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Thread: How does wordpress do it?

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    Default How does wordpress do it?

    If IE doesn't support XHTML, then how do they make their themes cross-browser compatible?

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    It sends the XHTML with an HTML content type and expects the browser to error-correct it into HTML. This is generally bad practice (see XHTML Considered Harmful for some current practical reasons, on top of the many potential problems that may arise from and general nastiness of serving content as something other than what it is and the general issues of serving invalid code), and also makes it impossible to use any of the new features of XHTML -- and if you're not using any of those, there's currently very little reason to write XHTML in the first place.
    Last edited by Twey; 09-20-2007 at 04:56 PM.
    Twey | I understand English | 日本語が分かります | mi jimpe fi le jbobau | mi esperanton komprenas | je comprends franšais | entiendo espa˝ol | t˘i Ýt hiểu tiếng Việt | ich verstehe ein bisschen Deutsch | beware XHTML | common coding mistakes | tutorials | various stuff | argh PHP!

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    As an example....

    It would be great if there was a tag that would automatically generate cool content. But let's say the <coolcontent> tag isn't supported in IE... or in FF, Opera, etc.
    So, since it is promising, you might be tempted to use it.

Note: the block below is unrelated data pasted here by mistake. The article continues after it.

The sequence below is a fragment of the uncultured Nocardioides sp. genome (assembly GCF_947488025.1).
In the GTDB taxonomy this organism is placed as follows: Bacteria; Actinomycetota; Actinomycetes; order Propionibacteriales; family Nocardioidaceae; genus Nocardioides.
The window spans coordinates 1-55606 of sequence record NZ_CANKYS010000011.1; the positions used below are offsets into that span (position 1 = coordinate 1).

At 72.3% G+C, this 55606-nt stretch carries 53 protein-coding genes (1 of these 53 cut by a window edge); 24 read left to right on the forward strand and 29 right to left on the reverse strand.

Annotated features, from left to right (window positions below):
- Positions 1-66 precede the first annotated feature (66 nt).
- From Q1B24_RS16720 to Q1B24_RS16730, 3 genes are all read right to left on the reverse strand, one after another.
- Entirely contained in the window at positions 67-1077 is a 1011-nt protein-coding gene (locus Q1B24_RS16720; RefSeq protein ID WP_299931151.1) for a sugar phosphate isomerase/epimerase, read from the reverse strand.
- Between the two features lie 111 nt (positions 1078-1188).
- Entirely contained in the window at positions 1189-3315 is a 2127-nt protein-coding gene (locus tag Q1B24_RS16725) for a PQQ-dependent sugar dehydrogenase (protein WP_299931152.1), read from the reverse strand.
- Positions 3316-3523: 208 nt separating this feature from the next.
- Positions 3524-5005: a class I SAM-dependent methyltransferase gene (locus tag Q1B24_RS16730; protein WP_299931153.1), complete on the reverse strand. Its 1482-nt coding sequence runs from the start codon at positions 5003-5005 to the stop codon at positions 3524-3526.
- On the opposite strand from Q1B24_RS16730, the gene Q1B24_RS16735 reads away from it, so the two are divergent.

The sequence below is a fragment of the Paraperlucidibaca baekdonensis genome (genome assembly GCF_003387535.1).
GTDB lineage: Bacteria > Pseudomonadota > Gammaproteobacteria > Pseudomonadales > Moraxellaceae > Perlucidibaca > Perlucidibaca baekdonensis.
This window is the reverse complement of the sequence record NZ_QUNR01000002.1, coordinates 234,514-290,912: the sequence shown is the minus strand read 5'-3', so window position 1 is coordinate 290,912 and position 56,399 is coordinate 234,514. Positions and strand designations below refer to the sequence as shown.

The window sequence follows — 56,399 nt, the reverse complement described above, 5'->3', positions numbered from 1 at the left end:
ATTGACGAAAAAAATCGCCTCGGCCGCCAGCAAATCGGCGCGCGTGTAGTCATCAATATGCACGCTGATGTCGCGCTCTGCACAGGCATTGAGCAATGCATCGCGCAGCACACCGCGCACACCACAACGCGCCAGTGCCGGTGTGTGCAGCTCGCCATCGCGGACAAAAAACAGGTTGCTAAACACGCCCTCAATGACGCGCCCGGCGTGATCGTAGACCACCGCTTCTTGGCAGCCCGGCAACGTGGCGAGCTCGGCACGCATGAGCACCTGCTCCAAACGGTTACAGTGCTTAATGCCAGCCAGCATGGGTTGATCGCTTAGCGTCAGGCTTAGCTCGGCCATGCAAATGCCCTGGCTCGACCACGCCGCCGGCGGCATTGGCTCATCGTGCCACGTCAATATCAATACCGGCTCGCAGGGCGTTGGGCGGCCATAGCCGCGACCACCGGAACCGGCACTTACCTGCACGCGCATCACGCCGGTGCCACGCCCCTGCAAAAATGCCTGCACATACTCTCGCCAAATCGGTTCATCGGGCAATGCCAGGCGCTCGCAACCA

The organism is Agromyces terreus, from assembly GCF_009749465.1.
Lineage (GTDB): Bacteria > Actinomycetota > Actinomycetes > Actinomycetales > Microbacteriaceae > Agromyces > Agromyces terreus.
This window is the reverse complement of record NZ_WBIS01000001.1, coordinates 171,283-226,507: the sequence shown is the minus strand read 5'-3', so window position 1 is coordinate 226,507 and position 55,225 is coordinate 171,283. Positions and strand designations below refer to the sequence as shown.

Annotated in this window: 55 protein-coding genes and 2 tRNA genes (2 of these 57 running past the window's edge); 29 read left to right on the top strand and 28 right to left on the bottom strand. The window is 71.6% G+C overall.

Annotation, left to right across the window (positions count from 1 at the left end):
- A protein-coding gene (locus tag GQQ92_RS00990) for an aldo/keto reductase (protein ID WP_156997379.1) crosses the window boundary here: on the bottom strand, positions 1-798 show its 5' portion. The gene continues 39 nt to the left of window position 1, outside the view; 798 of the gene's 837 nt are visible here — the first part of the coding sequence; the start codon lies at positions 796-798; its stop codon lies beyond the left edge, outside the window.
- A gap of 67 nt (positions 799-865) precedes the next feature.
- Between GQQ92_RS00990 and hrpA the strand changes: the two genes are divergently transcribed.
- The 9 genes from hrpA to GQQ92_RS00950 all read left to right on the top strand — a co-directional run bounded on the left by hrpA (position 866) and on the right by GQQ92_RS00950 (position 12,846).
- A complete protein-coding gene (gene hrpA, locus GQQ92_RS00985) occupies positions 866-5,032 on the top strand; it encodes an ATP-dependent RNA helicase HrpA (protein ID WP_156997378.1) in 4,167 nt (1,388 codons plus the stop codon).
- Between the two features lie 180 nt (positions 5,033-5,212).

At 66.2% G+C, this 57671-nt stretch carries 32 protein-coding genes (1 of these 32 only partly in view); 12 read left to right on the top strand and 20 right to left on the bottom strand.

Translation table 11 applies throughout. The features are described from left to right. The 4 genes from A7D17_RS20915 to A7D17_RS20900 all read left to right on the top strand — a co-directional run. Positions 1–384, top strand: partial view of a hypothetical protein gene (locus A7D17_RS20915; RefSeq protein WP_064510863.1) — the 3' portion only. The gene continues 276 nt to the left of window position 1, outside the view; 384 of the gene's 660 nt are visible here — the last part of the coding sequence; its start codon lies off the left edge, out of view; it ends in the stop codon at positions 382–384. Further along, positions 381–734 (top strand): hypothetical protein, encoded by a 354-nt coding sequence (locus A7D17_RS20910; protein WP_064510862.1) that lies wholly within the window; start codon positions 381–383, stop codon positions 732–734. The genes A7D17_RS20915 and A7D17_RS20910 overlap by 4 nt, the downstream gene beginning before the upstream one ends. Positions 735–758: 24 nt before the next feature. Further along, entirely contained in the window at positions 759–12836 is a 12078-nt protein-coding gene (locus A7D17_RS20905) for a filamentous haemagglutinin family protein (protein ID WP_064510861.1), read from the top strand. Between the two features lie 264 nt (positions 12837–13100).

Try it, and see what happens.

    Just insert <coolcontent> into your html. It'll be fun.

    (If you're lucky, it won't cause any errors, aside from invalidating the page, and would, hypothetically, work in that one browser it is supported in.)
    Daniel - Freelance Web Design | <?php?> | <html>| espa˝ol | Deutsch | italiano | portuguŕs | catalÓ | un peu de franšais | some knowledge of several other languages: I can sometimes help translate here on DD | Linguistics Forum

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    Bad example. In the case of XHTML, sending it as HTML affects all browsers, so it doesn't work in any of them. You can, e.g., check the Accept header to see if the browser supports XHTML, but due to some dubious design decisions IE claims to support everything (Accept: */*), so if you do it the proper way it won't work. This is irritating because it means that the only way to do it is to check for the explicit "application/xhtml+xml", which is bad because it means that browsers that use wildcards sensibly (e.g. application/*+xml) get the HTML content type -- and of course, you still can't use anything XHTML-specific because it won't work in the browsers that get it as HTML.
    Twey | I understand English | 日本語が分かります | mi jimpe fi le jbobau | mi esperanton komprenas | je comprends franšais | entiendo espa˝ol | t˘i Ýt hiểu tiếng Việt | ich verstehe ein bisschen Deutsch | beware XHTML | common coding mistakes | tutorials | various stuff | argh PHP!

  5. #5
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    Well, it's worse then
    Daniel - Freelance Web Design | <?php?> | <html>| espa˝ol | Deutsch | italiano | portuguŕs | catalÓ | un peu de franšais | some knowledge of several other languages: I can sometimes help translate here on DD | Linguistics Forum

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